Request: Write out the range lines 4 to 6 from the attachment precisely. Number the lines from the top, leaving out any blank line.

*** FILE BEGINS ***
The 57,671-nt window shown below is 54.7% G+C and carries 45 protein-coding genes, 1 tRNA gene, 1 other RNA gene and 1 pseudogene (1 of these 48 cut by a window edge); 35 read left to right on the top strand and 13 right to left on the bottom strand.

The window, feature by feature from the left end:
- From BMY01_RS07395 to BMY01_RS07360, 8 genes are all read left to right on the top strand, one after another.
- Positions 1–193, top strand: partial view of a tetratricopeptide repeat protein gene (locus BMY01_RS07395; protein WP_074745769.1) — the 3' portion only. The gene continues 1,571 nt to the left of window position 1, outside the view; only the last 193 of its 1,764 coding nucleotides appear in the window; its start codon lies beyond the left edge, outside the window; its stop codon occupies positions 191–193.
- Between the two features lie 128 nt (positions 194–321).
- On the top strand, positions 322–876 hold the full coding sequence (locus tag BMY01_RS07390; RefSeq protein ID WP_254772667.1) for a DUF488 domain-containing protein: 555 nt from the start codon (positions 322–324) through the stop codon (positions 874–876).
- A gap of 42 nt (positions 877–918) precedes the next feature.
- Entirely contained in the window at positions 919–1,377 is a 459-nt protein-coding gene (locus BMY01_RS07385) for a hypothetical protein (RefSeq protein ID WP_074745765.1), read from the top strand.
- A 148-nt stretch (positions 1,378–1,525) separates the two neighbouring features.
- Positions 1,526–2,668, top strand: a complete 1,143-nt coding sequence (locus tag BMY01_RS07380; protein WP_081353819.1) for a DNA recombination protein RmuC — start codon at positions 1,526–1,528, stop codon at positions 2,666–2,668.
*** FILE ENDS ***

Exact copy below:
- Positions 1–193, top strand: partial view of a tetratricopeptide repeat protein gene (locus BMY01_RS07395; protein WP_074745769.1) — the 3' portion only. The gene continues 1,571 nt to the left of window position 1, outside the view; only the last 193 of its 1,764 coding nucleotides appear in the window; its start codon lies beyond the left edge, outside the window; its stop codon occupies positions 191–193.
- Between the two features lie 128 nt (positions 194–321).
- On the top strand, positions 322–876 hold the full coding sequence (locus tag BMY01_RS07390; RefSeq protein ID WP_254772667.1) for a DUF488 domain-containing protein: 555 nt from the start codon (positions 322–324) through the stop codon (positions 874–876).